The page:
4. Stimulated Brillouin Scattering
Stimulated Brillouin scattering (SBS) can also transfer energy from a high-frequency channel to a low-frequency one when the channel spacing equals the Brillouin shift. However, in contrast with the case of SRS, such an energy transfer is easily avoided with the proper design of multichannel communication systems. The reason is that the Brillouin-gain bandwidth is extremely narrow (~ 20 MHz) compared with the Raman-gain bandwidth (~ 5 THz). Thus, the channel spacing must match almost exactly the Brillouin shift (about 10 GHz in the 1.55-μm region) for SBS to occur; such an exact match is easily avoided. Furthermore, the two channels must be counterpropagating for Brillouin amplification to occur.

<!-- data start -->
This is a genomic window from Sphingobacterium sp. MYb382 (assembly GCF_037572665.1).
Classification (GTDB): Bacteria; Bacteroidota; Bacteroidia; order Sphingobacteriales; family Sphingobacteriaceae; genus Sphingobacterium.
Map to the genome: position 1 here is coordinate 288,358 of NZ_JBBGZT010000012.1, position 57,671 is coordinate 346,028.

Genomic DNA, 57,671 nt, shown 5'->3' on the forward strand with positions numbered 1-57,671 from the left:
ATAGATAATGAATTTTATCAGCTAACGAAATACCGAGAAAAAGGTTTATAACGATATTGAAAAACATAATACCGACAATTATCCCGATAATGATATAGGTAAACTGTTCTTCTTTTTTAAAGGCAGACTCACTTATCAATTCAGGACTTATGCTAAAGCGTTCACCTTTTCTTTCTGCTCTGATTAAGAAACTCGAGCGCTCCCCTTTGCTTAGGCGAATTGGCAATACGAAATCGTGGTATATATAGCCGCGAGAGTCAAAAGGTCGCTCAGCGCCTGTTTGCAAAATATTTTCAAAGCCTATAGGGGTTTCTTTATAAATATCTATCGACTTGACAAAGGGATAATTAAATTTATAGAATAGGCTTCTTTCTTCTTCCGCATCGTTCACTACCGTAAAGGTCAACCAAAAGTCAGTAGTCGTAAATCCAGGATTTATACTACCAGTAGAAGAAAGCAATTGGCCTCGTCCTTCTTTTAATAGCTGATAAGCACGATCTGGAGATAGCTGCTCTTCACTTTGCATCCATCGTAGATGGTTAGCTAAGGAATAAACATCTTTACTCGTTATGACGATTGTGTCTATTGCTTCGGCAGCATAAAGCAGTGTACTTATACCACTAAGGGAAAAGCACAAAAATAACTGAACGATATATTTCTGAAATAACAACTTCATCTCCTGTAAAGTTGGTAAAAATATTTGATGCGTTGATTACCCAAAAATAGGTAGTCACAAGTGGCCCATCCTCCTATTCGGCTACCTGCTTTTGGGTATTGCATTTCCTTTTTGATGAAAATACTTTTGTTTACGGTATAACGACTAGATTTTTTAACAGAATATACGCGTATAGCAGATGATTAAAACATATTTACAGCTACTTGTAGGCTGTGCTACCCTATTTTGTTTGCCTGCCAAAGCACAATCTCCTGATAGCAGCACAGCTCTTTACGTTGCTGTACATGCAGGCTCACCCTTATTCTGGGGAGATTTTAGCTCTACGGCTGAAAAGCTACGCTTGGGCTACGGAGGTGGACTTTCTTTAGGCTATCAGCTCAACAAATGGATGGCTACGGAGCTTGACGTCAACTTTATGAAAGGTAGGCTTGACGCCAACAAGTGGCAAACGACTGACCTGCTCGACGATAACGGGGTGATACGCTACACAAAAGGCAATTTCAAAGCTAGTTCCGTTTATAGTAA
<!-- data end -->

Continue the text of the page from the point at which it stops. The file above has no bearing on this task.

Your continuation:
Although SBS does not induce interchannel crosstalk when all channels propagate in the forward direction, it nonetheless limits the channel powers. The reason is that a part of the channel power can be transferred to a backward-propagating Stokes wave generated from noise when the threshold condition gBPthLeff/Aeff ≈ 21 is satisfied. This condition is independent of the number and the presence of other channels. However, the threshold for each channel can be reached at low power levels. The figure below shows how the output power and power reflected backward through SBS vary in a 13-km-long dispersion-shifted fiber as the injected CW power is increased from 0.5 to 50 mW. No more than 3 mW could be transmitted through the fiber in this experiment after the Brillouin threshold. For a fiber with Aeff = 50 μm2 and α = 0.2 dB/km, the threshold power is below 2 mW when the fiber length is long enough (> 20 km) that Leff can be replaced by 1/α.